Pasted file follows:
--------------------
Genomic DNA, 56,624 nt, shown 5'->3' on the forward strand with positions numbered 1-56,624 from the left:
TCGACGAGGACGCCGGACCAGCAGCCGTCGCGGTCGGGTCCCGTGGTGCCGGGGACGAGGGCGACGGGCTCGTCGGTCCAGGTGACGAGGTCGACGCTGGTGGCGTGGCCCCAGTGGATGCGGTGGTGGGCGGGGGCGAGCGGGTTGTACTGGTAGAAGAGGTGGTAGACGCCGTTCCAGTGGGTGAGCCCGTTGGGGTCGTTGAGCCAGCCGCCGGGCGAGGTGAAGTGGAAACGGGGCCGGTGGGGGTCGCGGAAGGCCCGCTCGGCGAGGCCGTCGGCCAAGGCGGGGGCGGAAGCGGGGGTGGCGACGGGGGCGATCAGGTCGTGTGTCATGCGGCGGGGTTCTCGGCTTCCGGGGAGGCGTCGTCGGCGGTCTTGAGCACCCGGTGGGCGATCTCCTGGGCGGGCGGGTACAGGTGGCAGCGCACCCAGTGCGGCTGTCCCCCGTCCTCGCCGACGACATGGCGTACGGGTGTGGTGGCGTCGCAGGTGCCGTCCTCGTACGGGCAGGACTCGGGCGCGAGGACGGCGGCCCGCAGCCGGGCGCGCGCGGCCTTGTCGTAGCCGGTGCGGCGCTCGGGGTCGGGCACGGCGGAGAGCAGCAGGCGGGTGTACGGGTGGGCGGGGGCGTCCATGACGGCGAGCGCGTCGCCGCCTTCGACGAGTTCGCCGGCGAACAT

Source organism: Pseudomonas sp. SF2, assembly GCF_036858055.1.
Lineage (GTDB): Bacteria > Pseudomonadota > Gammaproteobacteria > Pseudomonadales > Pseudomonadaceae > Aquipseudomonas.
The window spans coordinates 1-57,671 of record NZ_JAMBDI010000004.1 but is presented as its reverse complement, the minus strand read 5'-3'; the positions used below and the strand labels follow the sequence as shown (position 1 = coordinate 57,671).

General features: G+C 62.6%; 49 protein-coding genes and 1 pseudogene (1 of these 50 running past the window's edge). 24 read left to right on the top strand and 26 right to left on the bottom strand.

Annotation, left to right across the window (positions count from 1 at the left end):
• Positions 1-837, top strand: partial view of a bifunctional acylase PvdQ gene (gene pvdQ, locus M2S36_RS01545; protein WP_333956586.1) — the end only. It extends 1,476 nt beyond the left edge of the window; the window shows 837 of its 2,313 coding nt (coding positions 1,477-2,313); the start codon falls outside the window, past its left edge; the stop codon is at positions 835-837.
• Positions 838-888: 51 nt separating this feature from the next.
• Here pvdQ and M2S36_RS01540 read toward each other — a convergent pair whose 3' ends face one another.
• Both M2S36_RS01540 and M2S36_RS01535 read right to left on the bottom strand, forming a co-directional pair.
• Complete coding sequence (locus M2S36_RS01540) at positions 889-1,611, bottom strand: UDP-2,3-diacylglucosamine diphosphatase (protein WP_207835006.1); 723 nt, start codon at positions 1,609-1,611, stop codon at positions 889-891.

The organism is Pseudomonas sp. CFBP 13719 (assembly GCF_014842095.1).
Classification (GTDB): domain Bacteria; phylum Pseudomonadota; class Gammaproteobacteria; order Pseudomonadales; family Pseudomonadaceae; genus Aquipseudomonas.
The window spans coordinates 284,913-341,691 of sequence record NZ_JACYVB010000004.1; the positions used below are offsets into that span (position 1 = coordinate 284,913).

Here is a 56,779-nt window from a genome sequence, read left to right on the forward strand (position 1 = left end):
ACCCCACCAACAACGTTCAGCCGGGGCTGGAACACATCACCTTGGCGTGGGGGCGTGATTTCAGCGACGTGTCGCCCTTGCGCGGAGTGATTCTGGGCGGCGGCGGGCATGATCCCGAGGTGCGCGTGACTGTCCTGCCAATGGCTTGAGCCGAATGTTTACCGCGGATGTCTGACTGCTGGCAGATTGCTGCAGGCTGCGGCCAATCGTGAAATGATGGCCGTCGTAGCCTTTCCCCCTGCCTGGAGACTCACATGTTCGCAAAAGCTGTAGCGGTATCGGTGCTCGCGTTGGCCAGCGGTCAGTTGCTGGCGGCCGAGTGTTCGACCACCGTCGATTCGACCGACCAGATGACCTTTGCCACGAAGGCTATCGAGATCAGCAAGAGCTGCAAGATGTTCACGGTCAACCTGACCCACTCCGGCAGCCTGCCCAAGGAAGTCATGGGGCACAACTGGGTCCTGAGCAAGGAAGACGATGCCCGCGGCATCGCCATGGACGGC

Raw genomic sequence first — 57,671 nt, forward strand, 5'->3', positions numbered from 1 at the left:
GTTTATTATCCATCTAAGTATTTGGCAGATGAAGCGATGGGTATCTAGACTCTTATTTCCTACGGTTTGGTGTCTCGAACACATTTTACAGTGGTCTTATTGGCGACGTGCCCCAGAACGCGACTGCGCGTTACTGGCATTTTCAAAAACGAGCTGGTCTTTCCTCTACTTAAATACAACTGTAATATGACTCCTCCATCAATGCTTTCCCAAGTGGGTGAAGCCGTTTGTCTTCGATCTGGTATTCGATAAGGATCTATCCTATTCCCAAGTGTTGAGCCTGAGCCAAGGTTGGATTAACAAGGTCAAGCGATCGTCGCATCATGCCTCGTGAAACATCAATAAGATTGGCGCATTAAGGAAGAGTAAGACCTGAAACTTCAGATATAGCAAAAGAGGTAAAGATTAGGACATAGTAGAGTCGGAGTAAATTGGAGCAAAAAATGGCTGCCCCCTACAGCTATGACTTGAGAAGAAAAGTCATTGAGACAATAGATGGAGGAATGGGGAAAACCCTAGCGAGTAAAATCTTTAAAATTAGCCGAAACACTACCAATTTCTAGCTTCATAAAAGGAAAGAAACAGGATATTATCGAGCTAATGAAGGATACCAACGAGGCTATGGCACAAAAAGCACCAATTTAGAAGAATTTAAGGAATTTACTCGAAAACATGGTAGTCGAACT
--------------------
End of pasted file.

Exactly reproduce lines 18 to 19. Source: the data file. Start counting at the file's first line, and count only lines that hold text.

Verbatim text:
Raw genomic sequence first — 57,671 nt, forward strand, 5'->3', positions numbered from 1 at the left:
GTTTATTATCCATCTAAGTATTTGGCAGATGAAGCGATGGGTATCTAGACTCTTATTTCCTACGGTTTGGTGTCTCGAACACATTTTACAGTGGTCTTATTGGCGACGTGCCCCAGAACGCGACTGCGCGTTACTGGCATTTTCAAAAACGAGCTGGTCTTTCCTCTACTTAAATACAACTGTAATATGACTCCTCCATCAATGCTTTCCCAAGTGGGTGAAGCCGTTTGTCTTCGATCTGGTATTCGATAAGGATCTATCCTATTCCCAAGTGTTGAGCCTGAGCCAAGGTTGGATTAACAAGGTCAAGCGATCGTCGCATCATGCCTCGTGAAACATCAATAAGATTGGCGCATTAAGGAAGAGTAAGACCTGAAACTTCAGATATAGCAAAAGAGGTAAAGATTAGGACATAGTAGAGTCGGAGTAAATTGGAGCAAAAAATGGCTGCCCCCTACAGCTATGACTTGAGAAGAAAAGTCATTGAGACAATAGATGGAGGAATGGGGAAAACCCTAGCGAGTAAAATCTTTAAAATTAGCCGAAACACTACCAATTTCTAGCTTCATAAAAGGAAAGAAACAGGATATTATCGAGCTAATGAAGGATACCAACGAGGCTATGGCACAAAAAGCACCAATTTAGAAGAATTTAAGGAATTTACTCGAAAACATGGTAGTCGAACT